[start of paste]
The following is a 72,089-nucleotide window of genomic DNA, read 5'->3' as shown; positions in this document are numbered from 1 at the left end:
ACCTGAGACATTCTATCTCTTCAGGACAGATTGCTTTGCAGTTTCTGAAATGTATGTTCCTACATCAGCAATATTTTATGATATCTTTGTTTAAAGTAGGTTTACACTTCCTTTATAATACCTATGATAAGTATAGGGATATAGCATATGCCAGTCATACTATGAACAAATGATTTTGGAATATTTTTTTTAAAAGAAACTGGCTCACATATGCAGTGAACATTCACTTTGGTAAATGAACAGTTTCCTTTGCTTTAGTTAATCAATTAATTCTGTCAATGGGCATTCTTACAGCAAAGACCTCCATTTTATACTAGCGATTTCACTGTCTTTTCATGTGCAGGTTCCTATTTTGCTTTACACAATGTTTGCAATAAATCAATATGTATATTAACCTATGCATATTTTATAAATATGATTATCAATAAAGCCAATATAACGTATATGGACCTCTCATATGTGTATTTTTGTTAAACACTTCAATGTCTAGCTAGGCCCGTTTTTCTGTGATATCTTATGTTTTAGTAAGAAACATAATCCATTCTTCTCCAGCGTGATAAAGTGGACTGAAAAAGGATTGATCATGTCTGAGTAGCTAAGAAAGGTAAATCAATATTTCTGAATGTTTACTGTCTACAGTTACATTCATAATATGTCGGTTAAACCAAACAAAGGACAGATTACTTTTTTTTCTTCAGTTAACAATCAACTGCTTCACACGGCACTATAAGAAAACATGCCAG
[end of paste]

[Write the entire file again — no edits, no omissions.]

The following is a 72,089-nucleotide window of genomic DNA, read 5'->3' as shown; positions in this document are numbered from 1 at the left end:
ACCTGAGACATTCTATCTCTTCAGGACAGATTGCTTTGCAGTTTCTGAAATGTATGTTCCTACATCAGCAATATTTTATGATATCTTTGTTTAAAGTAGGTTTACACTTCCTTTATAATACCTATGATAAGTATAGGGATATAGCATATGCCAGTCATACTATGAACAAATGATTTTGGAATATTTTTTTTAAAAGAAACTGGCTCACATATGCAGTGAACATTCACTTTGGTAAATGAACAGTTTCCTTTGCTTTAGTTAATCAATTAATTCTGTCAATGGGCATTCTTACAGCAAAGACCTCCATTTTATACTAGCGATTTCACTGTCTTTTCATGTGCAGGTTCCTATTTTGCTTTACACAATGTTTGCAATAAATCAATATGTATATTAACCTATGCATATTTTATAAATATGATTATCAATAAAGCCAATATAACGTATATGGACCTCTCATATGTGTATTTTTGTTAAACACTTCAATGTCTAGCTAGGCCCGTTTTTCTGTGATATCTTATGTTTTAGTAAGAAACATAATCCATTCTTCTCCAGCGTGATAAAGTGGACTGAAAAAGGATTGATCATGTCTGAGTAGCTAAGAAAGGTAAATCAATATTTCTGAATGTTTACTGTCTACAGTTACATTCATAATATGTCGGTTAAACCAAACAAAGGACAGATTACTTTTTTTTCTTCAGTTAACAATCAACTGCTTCACACGGCACTATAAGAAAACATGCCAG